Ottawa announces $14.7 million to fight aquatic invasive species in mountain parks
In this July 6, 2017 photo, the Yoho River flows through Yoho National Park in Canada's stretch of the Rocky Mountains, straddling the border of British Columbia and Alberta. It is an outdoorsman's paradise with scenic mountain hikes and crystal-blue water. (AP Photo/Adam Kealoha Causey)
BANFF, ALTA. -- The federal government is committing funds to fight aquatic invasive species in five mountain national parks in Alberta and British Columbia, Environment Minister Steven Guilbeault announced Saturday.
Guilbeault made the announcement in Banff, Alta., with $14.7 million being made available over the next five years to prevent and manage invasive species in Banff, Jasper, Kootenay, Waterton Lakes and Yoho national parks.
The money is to be used for both prevention and education programs.
Environment and Climate Change Canada said the parks are vulnerable to non-native species of mussels as well as the parasite that causes whirling disease in fish.
Invasive species can be spread by people enjoying mountain rivers and lakes.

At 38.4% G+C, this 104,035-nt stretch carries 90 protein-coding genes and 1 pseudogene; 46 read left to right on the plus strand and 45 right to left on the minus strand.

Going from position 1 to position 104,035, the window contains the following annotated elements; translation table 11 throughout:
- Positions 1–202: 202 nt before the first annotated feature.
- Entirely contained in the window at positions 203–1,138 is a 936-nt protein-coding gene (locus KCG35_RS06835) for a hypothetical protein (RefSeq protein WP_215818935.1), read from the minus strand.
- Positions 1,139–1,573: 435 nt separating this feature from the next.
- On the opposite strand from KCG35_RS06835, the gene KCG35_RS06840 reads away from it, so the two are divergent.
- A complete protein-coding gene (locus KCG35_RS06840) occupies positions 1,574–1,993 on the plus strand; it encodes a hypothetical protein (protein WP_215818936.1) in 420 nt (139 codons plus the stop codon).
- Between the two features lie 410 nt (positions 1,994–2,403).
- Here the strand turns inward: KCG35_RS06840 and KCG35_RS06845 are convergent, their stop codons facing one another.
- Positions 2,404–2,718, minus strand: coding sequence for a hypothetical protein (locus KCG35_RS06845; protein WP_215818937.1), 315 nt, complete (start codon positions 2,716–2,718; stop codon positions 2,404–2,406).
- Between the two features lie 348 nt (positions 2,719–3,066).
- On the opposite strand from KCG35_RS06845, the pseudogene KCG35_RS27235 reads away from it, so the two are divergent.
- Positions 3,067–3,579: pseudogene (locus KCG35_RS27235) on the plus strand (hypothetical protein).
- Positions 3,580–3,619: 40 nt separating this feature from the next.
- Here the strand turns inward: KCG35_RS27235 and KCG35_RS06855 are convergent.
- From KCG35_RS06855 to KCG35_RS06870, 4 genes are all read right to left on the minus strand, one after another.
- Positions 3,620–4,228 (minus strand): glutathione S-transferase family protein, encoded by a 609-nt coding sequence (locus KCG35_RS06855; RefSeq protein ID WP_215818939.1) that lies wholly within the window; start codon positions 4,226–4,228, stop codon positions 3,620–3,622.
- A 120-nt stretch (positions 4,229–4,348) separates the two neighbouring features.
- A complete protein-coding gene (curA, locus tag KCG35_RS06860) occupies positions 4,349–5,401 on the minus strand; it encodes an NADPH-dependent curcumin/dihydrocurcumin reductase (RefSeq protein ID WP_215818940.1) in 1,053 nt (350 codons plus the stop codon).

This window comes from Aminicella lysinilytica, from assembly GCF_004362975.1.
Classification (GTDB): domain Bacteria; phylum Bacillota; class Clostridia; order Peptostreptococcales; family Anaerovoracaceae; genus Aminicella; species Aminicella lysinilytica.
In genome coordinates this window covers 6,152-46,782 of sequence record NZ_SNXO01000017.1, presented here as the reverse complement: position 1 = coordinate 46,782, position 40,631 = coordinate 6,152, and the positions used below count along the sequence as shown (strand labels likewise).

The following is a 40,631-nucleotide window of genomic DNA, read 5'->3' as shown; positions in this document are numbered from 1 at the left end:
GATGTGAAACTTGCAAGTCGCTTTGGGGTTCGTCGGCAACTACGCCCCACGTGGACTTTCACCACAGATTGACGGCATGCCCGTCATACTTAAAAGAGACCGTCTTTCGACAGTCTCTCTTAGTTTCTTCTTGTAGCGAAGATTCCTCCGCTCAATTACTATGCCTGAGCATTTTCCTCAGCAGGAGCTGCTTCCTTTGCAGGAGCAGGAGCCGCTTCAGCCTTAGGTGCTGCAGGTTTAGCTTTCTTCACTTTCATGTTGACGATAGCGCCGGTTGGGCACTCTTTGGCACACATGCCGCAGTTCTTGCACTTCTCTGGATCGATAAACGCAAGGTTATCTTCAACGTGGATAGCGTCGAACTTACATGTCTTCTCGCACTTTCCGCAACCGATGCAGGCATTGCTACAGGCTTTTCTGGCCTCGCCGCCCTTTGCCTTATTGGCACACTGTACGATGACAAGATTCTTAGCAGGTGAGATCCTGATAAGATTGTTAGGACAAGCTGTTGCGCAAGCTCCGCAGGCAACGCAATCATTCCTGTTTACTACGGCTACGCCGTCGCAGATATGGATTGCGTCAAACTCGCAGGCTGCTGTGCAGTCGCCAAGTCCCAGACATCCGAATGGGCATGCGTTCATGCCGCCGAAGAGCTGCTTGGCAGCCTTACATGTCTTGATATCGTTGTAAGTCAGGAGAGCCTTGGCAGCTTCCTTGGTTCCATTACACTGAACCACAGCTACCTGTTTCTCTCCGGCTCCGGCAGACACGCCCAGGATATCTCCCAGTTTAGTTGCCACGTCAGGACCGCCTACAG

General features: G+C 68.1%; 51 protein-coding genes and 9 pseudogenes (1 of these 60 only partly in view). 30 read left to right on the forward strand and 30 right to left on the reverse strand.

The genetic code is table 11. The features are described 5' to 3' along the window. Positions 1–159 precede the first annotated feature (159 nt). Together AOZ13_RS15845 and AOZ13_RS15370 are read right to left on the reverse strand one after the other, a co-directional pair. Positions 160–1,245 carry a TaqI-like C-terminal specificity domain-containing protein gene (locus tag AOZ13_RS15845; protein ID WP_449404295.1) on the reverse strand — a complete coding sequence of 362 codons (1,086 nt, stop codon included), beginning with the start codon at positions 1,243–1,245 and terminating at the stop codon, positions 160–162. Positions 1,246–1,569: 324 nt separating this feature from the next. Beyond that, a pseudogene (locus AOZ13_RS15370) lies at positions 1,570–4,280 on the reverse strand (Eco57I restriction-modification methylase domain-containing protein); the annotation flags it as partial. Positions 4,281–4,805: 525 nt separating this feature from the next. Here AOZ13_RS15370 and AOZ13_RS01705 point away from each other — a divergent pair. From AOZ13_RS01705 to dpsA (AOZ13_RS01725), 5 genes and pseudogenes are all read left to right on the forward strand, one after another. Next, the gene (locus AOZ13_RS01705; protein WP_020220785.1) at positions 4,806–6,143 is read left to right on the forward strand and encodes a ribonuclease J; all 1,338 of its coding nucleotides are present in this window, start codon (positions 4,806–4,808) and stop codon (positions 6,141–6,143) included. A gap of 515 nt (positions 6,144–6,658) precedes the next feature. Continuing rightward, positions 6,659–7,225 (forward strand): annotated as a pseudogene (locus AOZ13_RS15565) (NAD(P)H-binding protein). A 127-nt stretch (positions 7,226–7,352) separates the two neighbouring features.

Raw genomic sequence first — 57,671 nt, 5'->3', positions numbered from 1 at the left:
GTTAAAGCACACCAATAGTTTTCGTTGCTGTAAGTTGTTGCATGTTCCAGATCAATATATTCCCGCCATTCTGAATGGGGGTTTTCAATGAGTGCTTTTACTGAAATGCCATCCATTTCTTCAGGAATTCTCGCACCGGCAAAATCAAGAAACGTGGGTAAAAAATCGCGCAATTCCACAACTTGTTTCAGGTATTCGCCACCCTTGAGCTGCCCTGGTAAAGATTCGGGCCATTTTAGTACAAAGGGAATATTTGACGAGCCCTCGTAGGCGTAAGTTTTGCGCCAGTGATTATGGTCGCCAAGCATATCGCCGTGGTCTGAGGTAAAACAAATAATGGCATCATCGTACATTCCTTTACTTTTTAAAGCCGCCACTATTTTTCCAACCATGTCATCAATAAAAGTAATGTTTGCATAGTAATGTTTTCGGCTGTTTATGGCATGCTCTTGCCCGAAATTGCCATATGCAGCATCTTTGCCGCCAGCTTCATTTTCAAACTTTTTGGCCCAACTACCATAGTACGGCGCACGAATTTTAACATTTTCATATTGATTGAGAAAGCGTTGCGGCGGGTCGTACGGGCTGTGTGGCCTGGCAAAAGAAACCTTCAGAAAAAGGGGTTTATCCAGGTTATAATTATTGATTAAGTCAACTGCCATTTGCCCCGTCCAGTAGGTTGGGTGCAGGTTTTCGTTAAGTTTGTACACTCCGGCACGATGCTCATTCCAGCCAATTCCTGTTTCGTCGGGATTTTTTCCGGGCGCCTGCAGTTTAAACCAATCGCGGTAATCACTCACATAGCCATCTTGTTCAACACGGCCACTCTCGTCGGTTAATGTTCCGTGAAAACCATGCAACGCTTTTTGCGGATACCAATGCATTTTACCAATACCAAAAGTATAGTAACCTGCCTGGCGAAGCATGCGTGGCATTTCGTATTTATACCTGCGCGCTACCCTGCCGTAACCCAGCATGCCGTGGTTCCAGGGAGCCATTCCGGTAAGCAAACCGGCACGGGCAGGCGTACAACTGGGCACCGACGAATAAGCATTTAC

The work will also support the recovery of species at risk, including westslope cutthroat trout, Athabasca rainbow trout and bull trout.
Guilbeault was in Banff after spending Friday in Calgary meeting with oil industry representatives and Alberta Environment Minister Jason Nixon.
Alberta Premier Jason Kenney said he welcomed Guilbeault's visit to the province.
"We appreciate that he came to Alberta to meet our minister and we hope he'll continue to listen to the Albertan perspective," Kenney told a news conference on Saturday.
"Without Alberta and without the oil industry and their involvement, it would be impossible for Mr. Guilbeault and his government to attain their objectives to when it comes to reducing greenhouse gas emissions."
Kenney said he hopes to bring a similar message when he meets with Prime Minister Justin Trudeau in Ottawa in short order. He said there will be a focus on the Oil Sands Pathways to Net Zero, an agreement between five major producers to reach net zero carbon emissions by 2050 and will require major investment.
This report by The Canadian Press was first published Dec. 4, 2021.